A touch screen includes a plurality of single-layer ITO bars having a substantially rectangular shape and arranged in parallel to each other in order to detect touches on the touch screen. The location of a touch on the touch screen in the direction along an ITO bar is determined by applying a signal on one end of the ITO bar and measuring the change in the amplitude and the delay of the signal on the opposite end of the ITO bar. Such application and measurement of the signal can be repeated with the application of the signal occurring on the opposite end of the ITO bar and the measurement of the signal occurring on said one end of the ITO bar, in order to enhance the accuracy of the measurement.

Description

CROSS-REFERENCE TO RELATED APPLICATION

This application claims priority under 35 U.S.C. §119(e) from U.S. Provisional Patent Application No. 61/047,731, entitled “Multi-Touch Touch Screen with Single-Layer ITO Bars Arranged in Parallel,” filed on Apr. 24, 2008, the subject matter of which is incorporated by reference herein in its entirety.

BACKGROUND OF THE INVENTION

1. Field of the Invention

The present invention relates to a touch screen and a method for detecting touches and the touch location on the touch screen.

2. Description of the Related Arts

Modern electronic devices often have touch sensors to receive input data. There are a variety of types of touch sensor applications, such as touch screens, touch buttons, touch switches, touch scroll bars, and the like. Touch sensors have a variety of types, such as resistive type, capacitive type, and electromagnetic type. A capacitive touch screen is coated with a transparent conductive material, typically Indium Tin Oxide (ITO), that conducts continuous electrical current across a sensor. The sensor exhibits a precisely controlled field of stored electrons in both the horizontal and vertical axes of a display to achieve capacitance. The human body is also an electrical device which has stored electrons and therefore also exhibits capacitance. When the sensor's normal capacitance field (its reference state) is altered by another capacitance field, e.g., by the touch with someone's finger, capacitive type touch sensors measure the resultant distortion in the characteristics of the reference field and send the information about the touch event to the touch screen controller for mathematical processing. There are a variety of types of capacitive touch sensors, including Sigma-Delta modulators (also known as capacitance-to-digital converters (CDCs)), charge transfer type capacitive touch sensors, and relaxation oscillator type capacitive touch sensors.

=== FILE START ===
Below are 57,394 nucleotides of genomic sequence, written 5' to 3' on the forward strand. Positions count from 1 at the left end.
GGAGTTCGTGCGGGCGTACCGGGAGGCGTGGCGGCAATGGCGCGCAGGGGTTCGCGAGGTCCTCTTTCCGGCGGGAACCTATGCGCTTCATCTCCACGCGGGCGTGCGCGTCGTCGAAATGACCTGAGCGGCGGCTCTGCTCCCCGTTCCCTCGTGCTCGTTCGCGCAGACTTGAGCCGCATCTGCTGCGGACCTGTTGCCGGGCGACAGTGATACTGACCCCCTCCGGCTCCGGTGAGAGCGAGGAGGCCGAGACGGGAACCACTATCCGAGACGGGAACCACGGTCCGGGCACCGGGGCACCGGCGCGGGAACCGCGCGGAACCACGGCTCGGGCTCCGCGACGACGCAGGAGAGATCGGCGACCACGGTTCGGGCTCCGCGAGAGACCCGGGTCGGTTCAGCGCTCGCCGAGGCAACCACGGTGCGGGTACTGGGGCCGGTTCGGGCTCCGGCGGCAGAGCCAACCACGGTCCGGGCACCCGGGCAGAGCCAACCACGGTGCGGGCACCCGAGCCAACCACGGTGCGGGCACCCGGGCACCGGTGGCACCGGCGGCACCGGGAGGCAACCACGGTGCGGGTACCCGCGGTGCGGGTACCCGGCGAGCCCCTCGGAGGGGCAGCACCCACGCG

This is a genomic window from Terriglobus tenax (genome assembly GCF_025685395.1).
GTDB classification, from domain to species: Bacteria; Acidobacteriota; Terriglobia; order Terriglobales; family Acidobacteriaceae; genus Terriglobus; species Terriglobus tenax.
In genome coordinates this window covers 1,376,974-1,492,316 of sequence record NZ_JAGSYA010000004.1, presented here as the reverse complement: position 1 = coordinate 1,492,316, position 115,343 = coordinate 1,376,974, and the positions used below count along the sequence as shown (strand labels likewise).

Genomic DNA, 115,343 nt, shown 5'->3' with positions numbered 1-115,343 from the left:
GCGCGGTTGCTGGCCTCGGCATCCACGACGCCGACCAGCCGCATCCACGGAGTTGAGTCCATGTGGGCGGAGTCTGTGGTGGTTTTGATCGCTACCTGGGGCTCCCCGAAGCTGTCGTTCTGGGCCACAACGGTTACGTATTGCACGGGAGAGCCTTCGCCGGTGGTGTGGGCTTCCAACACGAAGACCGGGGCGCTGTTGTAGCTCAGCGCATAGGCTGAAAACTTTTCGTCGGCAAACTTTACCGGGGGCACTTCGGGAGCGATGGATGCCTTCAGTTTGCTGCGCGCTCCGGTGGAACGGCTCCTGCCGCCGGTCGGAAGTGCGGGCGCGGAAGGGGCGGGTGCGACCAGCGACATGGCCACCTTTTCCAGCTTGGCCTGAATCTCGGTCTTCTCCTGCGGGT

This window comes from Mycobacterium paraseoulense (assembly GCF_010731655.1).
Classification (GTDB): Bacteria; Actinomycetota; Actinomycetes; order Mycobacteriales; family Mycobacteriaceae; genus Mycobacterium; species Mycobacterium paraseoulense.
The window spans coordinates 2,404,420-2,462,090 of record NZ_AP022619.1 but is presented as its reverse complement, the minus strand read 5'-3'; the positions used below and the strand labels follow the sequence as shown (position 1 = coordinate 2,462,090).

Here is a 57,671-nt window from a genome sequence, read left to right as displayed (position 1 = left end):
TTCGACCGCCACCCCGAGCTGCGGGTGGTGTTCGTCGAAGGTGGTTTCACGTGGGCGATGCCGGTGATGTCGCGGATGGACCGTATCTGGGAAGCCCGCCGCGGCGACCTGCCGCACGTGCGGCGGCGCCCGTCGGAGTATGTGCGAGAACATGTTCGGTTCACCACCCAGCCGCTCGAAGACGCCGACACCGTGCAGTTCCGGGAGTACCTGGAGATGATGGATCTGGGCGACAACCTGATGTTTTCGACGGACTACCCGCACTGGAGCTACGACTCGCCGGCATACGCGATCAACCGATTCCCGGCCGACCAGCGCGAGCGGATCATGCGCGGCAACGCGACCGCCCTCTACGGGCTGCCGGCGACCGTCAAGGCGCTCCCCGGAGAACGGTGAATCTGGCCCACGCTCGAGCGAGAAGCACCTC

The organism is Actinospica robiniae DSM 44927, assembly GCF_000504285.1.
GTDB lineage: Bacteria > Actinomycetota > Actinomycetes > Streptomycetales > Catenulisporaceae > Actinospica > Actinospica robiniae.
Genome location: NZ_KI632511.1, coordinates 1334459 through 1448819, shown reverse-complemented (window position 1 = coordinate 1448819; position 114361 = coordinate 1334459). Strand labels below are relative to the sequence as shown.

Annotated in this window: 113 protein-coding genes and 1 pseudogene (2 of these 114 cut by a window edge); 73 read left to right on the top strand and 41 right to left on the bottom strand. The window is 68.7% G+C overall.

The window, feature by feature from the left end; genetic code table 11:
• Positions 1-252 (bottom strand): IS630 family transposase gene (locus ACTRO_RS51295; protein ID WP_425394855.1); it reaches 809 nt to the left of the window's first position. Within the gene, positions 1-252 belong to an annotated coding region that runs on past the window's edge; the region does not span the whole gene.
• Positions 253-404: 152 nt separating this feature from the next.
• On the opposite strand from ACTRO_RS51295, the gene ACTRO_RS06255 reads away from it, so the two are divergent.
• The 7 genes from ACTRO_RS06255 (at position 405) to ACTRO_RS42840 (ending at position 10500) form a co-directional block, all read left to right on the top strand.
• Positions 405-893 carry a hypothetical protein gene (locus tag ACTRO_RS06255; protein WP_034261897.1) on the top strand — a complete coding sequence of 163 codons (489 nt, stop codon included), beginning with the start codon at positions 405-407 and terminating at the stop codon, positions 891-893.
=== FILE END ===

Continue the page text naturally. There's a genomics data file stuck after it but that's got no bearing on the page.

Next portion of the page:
Conventional touch screens typically require multiple layers of ITO to detect multiple touches on the touch screen. Some conventional touch screens may use a single ITO layer, but they are not capable of determining the location of multiple simultaneous touches due to the way the single ITO layer is disposed on the touch screen.

SUMMARY OF THE INVENTION

Embodiments of the present invention include a touch screen including single-layer ITO bars having a substantially rectangular shape and arranged in parallel to each other in order to detect touches on the touch screen. The location of a touch on the touch screen in the direction along an ITO bar is determined by applying a signal on one end of the ITO bar and measuring the change in the amplitude and the delay (shift in phase) of the signal on the opposite end of the ITO bar. Such application and measurement of the signal is also repeated with the application of the signal occurring on the opposite end of the ITO bar and the measurement of the signal occurring on said one end of the ITO bar, in order to enhance the accuracy of the measurement. The location of the touch on the touch screen in the direction across the ITO bars is detected by determining which one of the multiple ITO bars is touched. The touch screen including single-layer parallel ITO bars according to the present invention enables detection of multiple touches on the touch screen with reduced noise sensitivity.

The features and advantages described in the specification are not all inclusive and, in particular, many additional features and advantages will be apparent to one of ordinary skill in the art in view of the drawings and specification. Moreover, it should be noted that the language used in the specification has been principally selected for readability and instructional purposes, and may not have been selected to delineate or circumscribe the inventive subject matter.